Special Issue "Theory and Modeling of Plasmonic Nanostructures"
A special issue of Materials (ISSN 1996-1944).
Deadline for manuscript submissions: 30 June 2020.
Interests: surface plasmon resonance; surface enhanced Raman spectroscopy; finite-difference time-domain
The study of plasmonic nanostructures dates back to the 1850s, with Faraday’s investigations of the optical properties of colloidal gold nanoparticle solutions. Today, it is well understood that the excitation of surface plasmons, or collective oscillations of conducting electrons at the surface of a metal, can lead to unique optical properties, including enhanced absorption and scattering and the sub-wavelength confinement and propagation of electromagnetic energy. Despite their long history, plasmonic nanostructures continue to be of considerable interest, especially in recent decades as significant advances in synthesis and nanolithography techniques and characterization methods permit nanostructures with precise shapes and sizes and tunable optical properties.
The advent of modern high-performance computing has enabled the fundamental study of the optical properties of plasmonic nanostructures with arbitrary shapes and material composition with high spatial and temporal resolution. Classical electrodynamics methods, such as Mie theory, discrete dipole approximation (DDA), finite-difference time-domain (FDTD), finite element methods (FEM), etc., which solve Maxwell’s equations for electromagnetic field components and employ bulk dielectric constants to model dispersive metals, can be highly accurate for nanostructures with features larger than the mean free path of the electron. Advances in electronic structure methods, such as time-dependent density functional theory (TD-DFT) or hybrid quantum mechanics/molecular mechanics methods (QM/MM), now provide a way to study electronic transitions and transport in nanometer and sub-nanometer metallic clusters from first principles.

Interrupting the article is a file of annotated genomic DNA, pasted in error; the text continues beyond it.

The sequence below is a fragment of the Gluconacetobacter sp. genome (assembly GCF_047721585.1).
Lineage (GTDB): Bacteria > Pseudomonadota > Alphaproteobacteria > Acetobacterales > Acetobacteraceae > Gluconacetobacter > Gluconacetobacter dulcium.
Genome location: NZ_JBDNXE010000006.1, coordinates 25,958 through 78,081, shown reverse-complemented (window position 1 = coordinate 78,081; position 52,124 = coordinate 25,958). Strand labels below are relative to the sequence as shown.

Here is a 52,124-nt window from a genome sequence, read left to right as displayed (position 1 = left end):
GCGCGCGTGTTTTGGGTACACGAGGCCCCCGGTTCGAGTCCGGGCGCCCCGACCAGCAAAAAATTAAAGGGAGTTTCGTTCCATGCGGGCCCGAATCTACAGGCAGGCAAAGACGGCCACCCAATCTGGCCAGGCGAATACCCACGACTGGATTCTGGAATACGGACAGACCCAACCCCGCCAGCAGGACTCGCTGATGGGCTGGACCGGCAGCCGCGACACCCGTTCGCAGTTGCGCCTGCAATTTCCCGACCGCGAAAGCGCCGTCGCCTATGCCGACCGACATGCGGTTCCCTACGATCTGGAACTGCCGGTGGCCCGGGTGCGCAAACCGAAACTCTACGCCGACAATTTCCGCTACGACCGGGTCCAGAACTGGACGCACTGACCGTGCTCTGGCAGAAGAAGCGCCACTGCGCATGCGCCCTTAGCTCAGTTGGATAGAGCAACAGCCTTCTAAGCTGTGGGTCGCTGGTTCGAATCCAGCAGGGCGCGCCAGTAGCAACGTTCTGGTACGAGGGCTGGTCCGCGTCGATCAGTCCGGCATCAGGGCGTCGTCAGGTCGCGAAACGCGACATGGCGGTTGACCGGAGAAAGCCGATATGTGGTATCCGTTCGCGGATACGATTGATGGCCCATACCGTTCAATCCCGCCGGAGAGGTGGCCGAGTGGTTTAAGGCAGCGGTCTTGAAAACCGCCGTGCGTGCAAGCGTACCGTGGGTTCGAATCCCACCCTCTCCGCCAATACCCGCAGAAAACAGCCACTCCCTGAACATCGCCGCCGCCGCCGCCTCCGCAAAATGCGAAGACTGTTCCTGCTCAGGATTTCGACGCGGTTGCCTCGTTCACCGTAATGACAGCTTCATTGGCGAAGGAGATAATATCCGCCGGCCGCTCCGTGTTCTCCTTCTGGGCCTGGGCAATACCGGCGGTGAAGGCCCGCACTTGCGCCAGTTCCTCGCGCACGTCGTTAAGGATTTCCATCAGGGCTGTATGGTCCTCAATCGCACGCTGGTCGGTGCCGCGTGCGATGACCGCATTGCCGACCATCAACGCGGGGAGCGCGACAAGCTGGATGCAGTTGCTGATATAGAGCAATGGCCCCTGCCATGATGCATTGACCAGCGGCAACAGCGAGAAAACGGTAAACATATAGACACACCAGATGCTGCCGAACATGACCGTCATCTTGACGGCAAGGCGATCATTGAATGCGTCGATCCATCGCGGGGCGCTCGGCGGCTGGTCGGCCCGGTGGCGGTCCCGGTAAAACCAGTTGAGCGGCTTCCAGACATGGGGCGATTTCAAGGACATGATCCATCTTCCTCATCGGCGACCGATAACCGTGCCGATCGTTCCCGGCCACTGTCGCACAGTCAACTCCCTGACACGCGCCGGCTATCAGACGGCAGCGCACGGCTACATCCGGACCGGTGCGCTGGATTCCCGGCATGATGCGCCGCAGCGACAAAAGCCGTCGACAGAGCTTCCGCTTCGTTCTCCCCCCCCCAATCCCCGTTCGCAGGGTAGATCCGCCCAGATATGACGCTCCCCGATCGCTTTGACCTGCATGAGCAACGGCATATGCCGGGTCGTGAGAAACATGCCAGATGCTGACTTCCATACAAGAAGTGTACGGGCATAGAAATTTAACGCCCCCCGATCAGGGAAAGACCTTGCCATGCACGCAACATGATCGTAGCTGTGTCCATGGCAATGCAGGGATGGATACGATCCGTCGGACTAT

This Special Issue aims to feature recent progress in, and the impact of, the theoretical and computational modeling of plasmonic nanostructures for applications in catalysis, optoelectronics, photovoltaics, chemical and biological sensing, spectroscopy, nonlinear optics, metamaterials, medical imaging and therapeutics, etc. We invite full papers, communications and reviews related to one or several of the topics included in the keywords below.
Assoc. Prof. Jason M. Montgomery
Manuscript Submission Information
Manuscripts should be submitted online at www.mdpi.com by registering and logging in to this website. Once you are registered, click here to go to the submission form. Manuscripts can be submitted until the deadline. All papers will be peer-reviewed. Accepted papers will be published continuously in the journal (as soon as accepted) and will be listed together on the special issue website. Research articles, review articles as well as short communications are invited. For planned papers, a title and short abstract (about 100 words) can be sent to the Editorial Office for announcement on this website.
Submitted manuscripts should not have been published previously, nor be under consideration for publication elsewhere (except conference proceedings papers). All manuscripts are thoroughly refereed through a single-blind peer-review process. A guide for authors and other relevant information for submission of manuscripts is available on the Instructions for Authors page. Materials is an international peer-reviewed open access semimonthly journal published by MDPI.
Please visit the Instructions for Authors page before submitting a manuscript. The Article Processing Charge (APC) for publication in this open access journal is 2000 CHF (Swiss Francs). Submitted papers should be well formatted and use good English. Authors may use MDPI's English editing service prior to publication or during author revisions.
- Theory and modeling
- Surface plasmon resonance
- Computational electrodynamics (e.g. FDTD, FEM, DDA)
- Electronic structure of metallic nanoparticles (e.g. TDDFT)
- Surface enhanced spectroscopies (e.g. SERS, SEIRA, TERS)
- Chemical and biological sensing
- Medical imaging and therapeutics
- Novel plasmonic materials (e.g. metamaterials, graphene)